News, SSMU

SSMU sanctions over 100 clubs

Since the start of Winter 2019, the Students’ Society of McGill University (SSMU) has been enforcing stricter regulations on its member clubs, sanctioning around 100 according to SSMU VP Finance Jun Wang. Although SSMU sent an email to member clubs on Feb. 18 with a reminder of regulations governing student groups, several clubs and services allege that they were not given sufficient warning or were sanctioned before the email was sent.

To remain in good standing, SSMU clubs must fulfill criteria by submitting audited financial reports, attending training workshops, adhering to SSMU and McGill policies, and informing SSMU of off-campus events 20 days prior to their start date. Clubs and services must list SSMU as the legal entity when signing contracts with parties external to McGill and must request insurance for any events held outside the SSMU building. Since the SSMU building is currently closed for renovations, all events are held elsewhere and, therefore, require insurance through SSMU.

Around 100 clubs have reportedly failed to abide by SSMU policies and were denied access to their bank accounts, barred from booking venues, and subjected to status revision. Wang contends that SSMU did not have the capacity to enforce many of these regulations before transitioning to a centralized bank account in fall 2018, which has allowed it to view clubs’ financial statements and keep track of all their activities.

“Over the summer, the Club Auditor [Richie Youm] and the Comptroller [Desmond Rodrigues] created a comprehensive auditing process to make sure that [clubs undergo] a real audit rather than just [SSMU] checking [clubs’] number of receipts,” Wang said. “Prior to [the bank centralization], we did not have the information or structure to say if clubs did something wrong [….] This year, because we have the resources, we found a lot of [club financial] activities to be very much sanctionable.”

The McGill Polish Students’ Association (MPSA) is one of several SSMU clubs whose members hold that they were unfairly sanctioned. In August 2018, MPSA signed for a food permit from the Montreal government to sell food at Polski Piknik Montréal, a Polish festival. After receiving a payment demand from Régie des marchés agricoles et alimentaires du Québec, SSMU froze the club’s bank account until the end of the semester for signing the contract. MPSA President Ryszard Kubinski expressed frustration over MPSA being sanctioned without warning and believes that, due to high turnover among club executives, SSMU should devote more resources toward making enforceable regulations clear.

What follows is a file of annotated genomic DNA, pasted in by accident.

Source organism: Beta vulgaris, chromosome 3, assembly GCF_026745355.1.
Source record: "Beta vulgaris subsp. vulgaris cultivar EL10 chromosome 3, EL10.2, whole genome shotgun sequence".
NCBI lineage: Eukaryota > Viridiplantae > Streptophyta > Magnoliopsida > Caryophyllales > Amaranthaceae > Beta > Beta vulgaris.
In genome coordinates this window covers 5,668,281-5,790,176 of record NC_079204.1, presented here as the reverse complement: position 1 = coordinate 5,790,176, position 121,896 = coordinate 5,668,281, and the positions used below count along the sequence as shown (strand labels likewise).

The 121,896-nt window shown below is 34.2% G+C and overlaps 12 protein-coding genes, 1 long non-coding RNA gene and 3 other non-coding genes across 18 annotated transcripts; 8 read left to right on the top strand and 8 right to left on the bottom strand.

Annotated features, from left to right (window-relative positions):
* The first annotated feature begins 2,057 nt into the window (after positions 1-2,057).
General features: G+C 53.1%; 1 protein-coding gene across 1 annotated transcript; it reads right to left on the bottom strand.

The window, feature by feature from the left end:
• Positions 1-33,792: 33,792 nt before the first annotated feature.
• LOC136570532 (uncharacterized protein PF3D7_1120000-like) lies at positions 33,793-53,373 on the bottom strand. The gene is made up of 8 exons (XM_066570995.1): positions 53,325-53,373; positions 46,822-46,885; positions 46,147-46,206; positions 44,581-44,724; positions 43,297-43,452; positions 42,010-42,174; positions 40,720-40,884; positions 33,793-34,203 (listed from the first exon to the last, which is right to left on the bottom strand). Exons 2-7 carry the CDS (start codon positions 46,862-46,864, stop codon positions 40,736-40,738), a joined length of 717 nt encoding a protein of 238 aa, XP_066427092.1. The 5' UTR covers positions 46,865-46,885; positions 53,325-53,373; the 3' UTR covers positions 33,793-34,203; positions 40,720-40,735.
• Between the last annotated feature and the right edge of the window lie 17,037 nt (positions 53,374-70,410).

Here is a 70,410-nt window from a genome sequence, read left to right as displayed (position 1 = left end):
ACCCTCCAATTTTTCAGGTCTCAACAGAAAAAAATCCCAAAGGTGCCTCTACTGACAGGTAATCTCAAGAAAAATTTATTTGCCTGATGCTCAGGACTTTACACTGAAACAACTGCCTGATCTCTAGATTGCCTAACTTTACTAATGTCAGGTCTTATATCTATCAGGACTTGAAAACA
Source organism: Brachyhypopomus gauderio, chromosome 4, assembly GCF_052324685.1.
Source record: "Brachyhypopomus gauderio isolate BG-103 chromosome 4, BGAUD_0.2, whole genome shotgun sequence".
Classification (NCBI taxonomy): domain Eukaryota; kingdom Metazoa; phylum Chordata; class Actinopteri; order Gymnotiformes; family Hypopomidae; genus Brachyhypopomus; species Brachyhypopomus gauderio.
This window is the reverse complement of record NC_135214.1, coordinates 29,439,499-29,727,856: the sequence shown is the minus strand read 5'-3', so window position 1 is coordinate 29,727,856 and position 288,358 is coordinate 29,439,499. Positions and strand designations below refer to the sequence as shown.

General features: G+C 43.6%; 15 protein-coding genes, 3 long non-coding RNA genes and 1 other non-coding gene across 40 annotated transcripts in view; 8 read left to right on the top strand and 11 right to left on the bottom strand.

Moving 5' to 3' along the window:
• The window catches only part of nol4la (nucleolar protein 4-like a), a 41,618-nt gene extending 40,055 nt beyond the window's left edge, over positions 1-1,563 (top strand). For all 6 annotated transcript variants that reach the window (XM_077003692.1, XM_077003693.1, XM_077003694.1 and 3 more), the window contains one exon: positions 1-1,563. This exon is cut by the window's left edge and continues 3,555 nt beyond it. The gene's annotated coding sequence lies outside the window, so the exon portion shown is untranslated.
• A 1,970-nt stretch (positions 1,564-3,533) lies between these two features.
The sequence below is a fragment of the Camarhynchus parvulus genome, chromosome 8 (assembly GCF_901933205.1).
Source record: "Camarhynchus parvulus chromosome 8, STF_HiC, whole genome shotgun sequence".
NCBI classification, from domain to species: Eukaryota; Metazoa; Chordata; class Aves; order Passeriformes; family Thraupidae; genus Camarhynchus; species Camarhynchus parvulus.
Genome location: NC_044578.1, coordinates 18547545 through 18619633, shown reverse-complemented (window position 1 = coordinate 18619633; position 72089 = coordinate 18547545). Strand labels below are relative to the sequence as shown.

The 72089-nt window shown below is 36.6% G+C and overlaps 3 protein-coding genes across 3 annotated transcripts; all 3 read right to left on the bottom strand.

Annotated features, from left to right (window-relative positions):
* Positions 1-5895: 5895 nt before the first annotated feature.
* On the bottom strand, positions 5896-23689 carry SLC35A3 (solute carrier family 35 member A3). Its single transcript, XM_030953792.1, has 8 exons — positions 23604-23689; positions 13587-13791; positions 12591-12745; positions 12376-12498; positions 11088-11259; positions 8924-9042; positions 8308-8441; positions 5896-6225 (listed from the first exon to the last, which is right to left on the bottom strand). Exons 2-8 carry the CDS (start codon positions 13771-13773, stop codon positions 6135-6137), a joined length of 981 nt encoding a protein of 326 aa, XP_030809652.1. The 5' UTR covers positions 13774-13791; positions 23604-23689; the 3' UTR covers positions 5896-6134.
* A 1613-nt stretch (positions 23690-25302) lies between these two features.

“When I was handed down the club, I knew that we had to attend finance workshops, but there was no mention of [regulations about entering into] contracts,” Kubinski said. “We are not running around trying to break all these regulations, we are just trying to have a small Polish community at McGill.  If you are going to have a sustainability workshop, you should have a workshop for the rules that you are going to enforce.”

Another SSMU club, which wished to remain anonymous, was sanctioned for signing a contract and not submitting insurance information for its event in February. The co-presidents of the club believe that the regulations were applied inconsistently and that SSMU’s tightened controls will present logistical obstacles for the club’s operations.

“It’s […] not fair because a lot of clubs that were planning events at the same time and didn’t launch yet were able to get SSMU to sign the contracts,” one of the club’s co-presidents said. “But, for us, since we had already publicized our event, SSMU said that we got sanctioned. It is really not advantageous to us if every single event we do, and we have events every month, requires one to two months in advance of notifying SSMU.”

Wang maintains that SSMU’s inability to enforce regulations in the past does not excuse clubs who have recently violated SSMU policies.

“When I sit down with [club executives] and explain the situation, I feel that most understand why [I can’t waive their sanctions],” Wang said. “I have yet to waive a sanction I deemed was appropriate because I don’t want to set a dangerous precedent.”

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